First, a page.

From: Johnson Space Center
Posted: Thursday, July 31, 2003
Hubble Space Telescope Servicing Missions: An Astronaut's Perspective
Remarks to the HST-JWST Transition Plan Review Team: 31 July 2003
John Mace Grunsfeld PhD
Lyndon B. Johnson Space Center, Houston, TX 77058
A cornerstone to the success of the Hubble Space Telescope program has been the ability to reinvent the telescope through servicing of the spacecraft by astronauts. Since the installation of the corrective optics by the crew of the first servicing mission in 1993, three Space Shuttle crews have visited and vastly improved the science capability of the Hubble Space Telescope. These servicing missions have brought together the best of the NASA Space Science and Human Spaceflight programs. The result is that the Hubble Space Telescope is regarded as the most significant and productive scientific instrument ever crafted by humans. The mission of NASA can be described as one of exploration, discovery and inspiration. It is in part to enable great scientific discoveries in the exploration of the universe that as astronauts we are willing to risk our lives.
Astronaut Servicing of the Hubble Space Telescope
The Hubble Space Telescope servicing missions have helped to define the capabilities of humans working in a vacuum. The demands of working on a large optical system in space have pushed the design of space tools and techniques, which have proved invaluable for the Hubble missions, and for the assembly of the International Space Station.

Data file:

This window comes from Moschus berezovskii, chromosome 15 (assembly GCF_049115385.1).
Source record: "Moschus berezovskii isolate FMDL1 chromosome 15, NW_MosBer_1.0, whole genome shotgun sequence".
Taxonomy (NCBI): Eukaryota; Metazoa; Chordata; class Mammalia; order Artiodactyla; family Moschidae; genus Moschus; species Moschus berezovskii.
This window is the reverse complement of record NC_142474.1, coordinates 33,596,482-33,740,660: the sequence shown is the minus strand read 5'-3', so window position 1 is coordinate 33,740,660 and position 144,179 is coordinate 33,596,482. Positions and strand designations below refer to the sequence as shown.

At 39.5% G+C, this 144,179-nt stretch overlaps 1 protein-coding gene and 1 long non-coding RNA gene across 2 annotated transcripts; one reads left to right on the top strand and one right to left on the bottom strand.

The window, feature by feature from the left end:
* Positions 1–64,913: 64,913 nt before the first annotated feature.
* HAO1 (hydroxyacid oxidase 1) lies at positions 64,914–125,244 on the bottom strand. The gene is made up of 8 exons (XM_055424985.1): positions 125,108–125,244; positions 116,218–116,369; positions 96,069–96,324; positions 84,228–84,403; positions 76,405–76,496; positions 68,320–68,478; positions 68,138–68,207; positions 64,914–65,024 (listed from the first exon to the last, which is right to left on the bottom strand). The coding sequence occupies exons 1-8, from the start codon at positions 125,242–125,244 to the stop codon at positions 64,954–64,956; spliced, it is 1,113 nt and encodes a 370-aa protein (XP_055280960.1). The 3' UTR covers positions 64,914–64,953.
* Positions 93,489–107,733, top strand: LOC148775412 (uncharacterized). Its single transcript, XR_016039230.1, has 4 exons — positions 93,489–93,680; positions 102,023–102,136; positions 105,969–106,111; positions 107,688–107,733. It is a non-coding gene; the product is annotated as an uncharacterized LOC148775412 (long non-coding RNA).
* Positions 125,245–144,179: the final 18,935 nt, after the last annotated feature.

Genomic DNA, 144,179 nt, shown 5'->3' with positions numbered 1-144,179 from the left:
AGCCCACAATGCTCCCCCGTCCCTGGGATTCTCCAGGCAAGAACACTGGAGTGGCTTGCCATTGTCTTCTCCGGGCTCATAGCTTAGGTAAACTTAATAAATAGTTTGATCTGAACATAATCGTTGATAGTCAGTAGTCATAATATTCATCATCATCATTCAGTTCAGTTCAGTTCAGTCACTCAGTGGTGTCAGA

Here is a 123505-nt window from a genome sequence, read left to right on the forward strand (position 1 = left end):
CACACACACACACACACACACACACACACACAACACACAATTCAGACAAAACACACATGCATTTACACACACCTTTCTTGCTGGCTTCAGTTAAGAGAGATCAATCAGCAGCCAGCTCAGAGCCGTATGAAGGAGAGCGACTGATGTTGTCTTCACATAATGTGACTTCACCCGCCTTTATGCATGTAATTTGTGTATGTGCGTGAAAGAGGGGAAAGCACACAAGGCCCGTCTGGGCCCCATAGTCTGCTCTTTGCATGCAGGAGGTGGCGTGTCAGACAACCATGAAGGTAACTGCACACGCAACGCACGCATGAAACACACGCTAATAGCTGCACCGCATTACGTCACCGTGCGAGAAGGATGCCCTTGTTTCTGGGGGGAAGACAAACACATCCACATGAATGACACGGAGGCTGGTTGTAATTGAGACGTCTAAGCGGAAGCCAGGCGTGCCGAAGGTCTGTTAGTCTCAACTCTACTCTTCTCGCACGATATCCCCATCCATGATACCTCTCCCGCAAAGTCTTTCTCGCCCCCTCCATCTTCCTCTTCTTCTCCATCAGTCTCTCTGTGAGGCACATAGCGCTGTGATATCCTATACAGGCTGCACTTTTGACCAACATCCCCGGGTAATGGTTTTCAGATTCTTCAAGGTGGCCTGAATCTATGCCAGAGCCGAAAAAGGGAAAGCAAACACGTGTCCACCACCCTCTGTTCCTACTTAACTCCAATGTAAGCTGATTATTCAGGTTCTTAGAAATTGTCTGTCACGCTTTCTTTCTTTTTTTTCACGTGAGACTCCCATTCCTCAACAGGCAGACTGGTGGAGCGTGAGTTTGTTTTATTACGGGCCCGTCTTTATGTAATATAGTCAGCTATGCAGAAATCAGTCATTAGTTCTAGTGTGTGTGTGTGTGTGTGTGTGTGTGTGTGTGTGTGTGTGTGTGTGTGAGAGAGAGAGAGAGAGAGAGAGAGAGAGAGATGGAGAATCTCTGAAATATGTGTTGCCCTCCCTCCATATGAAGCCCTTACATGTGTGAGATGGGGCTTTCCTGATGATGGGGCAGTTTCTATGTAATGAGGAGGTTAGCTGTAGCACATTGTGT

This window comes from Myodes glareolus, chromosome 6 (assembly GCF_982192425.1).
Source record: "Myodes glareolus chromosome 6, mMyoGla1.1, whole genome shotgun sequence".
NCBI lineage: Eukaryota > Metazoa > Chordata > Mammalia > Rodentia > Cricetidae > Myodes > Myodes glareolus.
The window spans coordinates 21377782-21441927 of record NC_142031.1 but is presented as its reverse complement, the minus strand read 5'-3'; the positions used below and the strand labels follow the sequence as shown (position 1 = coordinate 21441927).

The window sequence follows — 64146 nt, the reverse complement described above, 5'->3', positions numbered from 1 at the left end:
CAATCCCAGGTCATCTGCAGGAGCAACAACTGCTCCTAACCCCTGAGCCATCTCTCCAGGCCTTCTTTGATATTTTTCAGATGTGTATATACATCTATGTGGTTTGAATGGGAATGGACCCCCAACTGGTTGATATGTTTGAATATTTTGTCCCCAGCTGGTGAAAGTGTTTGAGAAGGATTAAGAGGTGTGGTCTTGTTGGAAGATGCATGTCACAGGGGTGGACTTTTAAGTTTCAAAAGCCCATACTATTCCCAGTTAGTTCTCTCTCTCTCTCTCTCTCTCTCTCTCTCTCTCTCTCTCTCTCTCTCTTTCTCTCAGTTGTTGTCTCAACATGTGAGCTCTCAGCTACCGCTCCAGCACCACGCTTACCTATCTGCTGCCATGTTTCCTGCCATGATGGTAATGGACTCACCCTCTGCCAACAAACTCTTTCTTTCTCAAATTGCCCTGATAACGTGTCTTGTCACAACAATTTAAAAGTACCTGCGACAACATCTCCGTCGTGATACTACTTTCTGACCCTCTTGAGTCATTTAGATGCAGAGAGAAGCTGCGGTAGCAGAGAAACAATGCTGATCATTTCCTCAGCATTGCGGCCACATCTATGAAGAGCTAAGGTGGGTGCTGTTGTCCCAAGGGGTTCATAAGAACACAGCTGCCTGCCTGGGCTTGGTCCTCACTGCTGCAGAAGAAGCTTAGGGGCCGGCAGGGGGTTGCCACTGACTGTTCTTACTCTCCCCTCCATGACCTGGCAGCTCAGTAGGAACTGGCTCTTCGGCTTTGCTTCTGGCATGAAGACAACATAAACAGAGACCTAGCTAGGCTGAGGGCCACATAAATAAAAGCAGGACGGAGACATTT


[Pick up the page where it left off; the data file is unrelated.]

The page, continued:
These Hubble servicing missions have allowed the scientific capability of the telescope to keep up with modern advances in instruments and avionics. As a result the discovery potential of the system has increased by much more than an order of magnitude since launch, and will benefit from further enhancements after the next servicing mission currently scheduled in 2005.
While the Hubble Space Telescope was designed to be serviced on orbit, the motivated and clever scientists and engineers of the extended Hubble team have enabled the telescope to take advantage of advances in technology never imagined when the telescope was designed. These include the addition of new rigid and more powerful solar arrays that allow multiple axial instruments to operate simultaneously, and a novel mechanical cooling system to improve the performance of the scientific instruments. As well, the combined experience of the servicing missions has allowed for the replacement of failed items that were not designed for change-out on orbit, including a failed transmitter and the main power control unit.
On three of the four Hubble Space Telescope servicing missions the astronauts performed five spacewalks to upgrade and service the telescope, and three spacewalks on the mission in 1999 December which was cut short due to Y2K issues. On the most recent servicing mission in 2002 March the total spacewalking time set a duration record for the most time that humans have worked in space at vacuum on a single mission. The tasks that are performed on Hubble missions are considered as some of the most precise and difficult in the space program. It is often said that teams perform at their best when presented with high performance challenges. For this reason and because of the clear scientific drivers the Hubble Space Telescope servicing missions are highly coveted assignments in the astronaut community.
Observations of an Astronomer/Astronaut